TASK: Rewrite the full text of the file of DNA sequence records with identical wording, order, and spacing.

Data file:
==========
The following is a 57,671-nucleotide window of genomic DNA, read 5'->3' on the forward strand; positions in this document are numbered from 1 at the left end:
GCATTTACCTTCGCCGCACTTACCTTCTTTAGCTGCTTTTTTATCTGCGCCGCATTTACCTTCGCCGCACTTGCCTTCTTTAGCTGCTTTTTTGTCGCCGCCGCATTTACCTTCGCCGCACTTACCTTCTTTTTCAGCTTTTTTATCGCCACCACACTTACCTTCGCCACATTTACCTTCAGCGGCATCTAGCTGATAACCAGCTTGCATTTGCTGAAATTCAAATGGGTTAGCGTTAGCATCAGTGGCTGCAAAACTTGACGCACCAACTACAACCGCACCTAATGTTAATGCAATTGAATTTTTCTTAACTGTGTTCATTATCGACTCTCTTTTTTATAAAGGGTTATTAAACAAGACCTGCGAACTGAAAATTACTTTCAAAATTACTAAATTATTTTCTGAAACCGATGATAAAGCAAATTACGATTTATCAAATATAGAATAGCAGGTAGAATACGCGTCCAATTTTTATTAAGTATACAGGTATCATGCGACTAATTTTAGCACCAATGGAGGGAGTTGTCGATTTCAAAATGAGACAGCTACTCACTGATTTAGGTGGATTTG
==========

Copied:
The following is a 57,671-nucleotide window of genomic DNA, read 5'->3' on the forward strand; positions in this document are numbered from 1 at the left end:
GCATTTACCTTCGCCGCACTTACCTTCTTTAGCTGCTTTTTTATCTGCGCCGCATTTACCTTCGCCGCACTTGCCTTCTTTAGCTGCTTTTTTGTCGCCGCCGCATTTACCTTCGCCGCACTTACCTTCTTTTTCAGCTTTTTTATCGCCACCACACTTACCTTCGCCACATTTACCTTCAGCGGCATCTAGCTGATAACCAGCTTGCATTTGCTGAAATTCAAATGGGTTAGCGTTAGCATCAGTGGCTGCAAAACTTGACGCACCAACTACAACCGCACCTAATGTTAATGCAATTGAATTTTTCTTAACTGTGTTCATTATCGACTCTCTTTTTTATAAAGGGTTATTAAACAAGACCTGCGAACTGAAAATTACTTTCAAAATTACTAAATTATTTTCTGAAACCGATGATAAAGCAAATTACGATTTATCAAATATAGAATAGCAGGTAGAATACGCGTCCAATTTTTATTAAGTATACAGGTATCATGCGACTAATTTTAGCACCAATGGAGGGAGTTGTCGATTTCAAAATGAGACAGCTACTCACTGATTTAGGTGGATTTG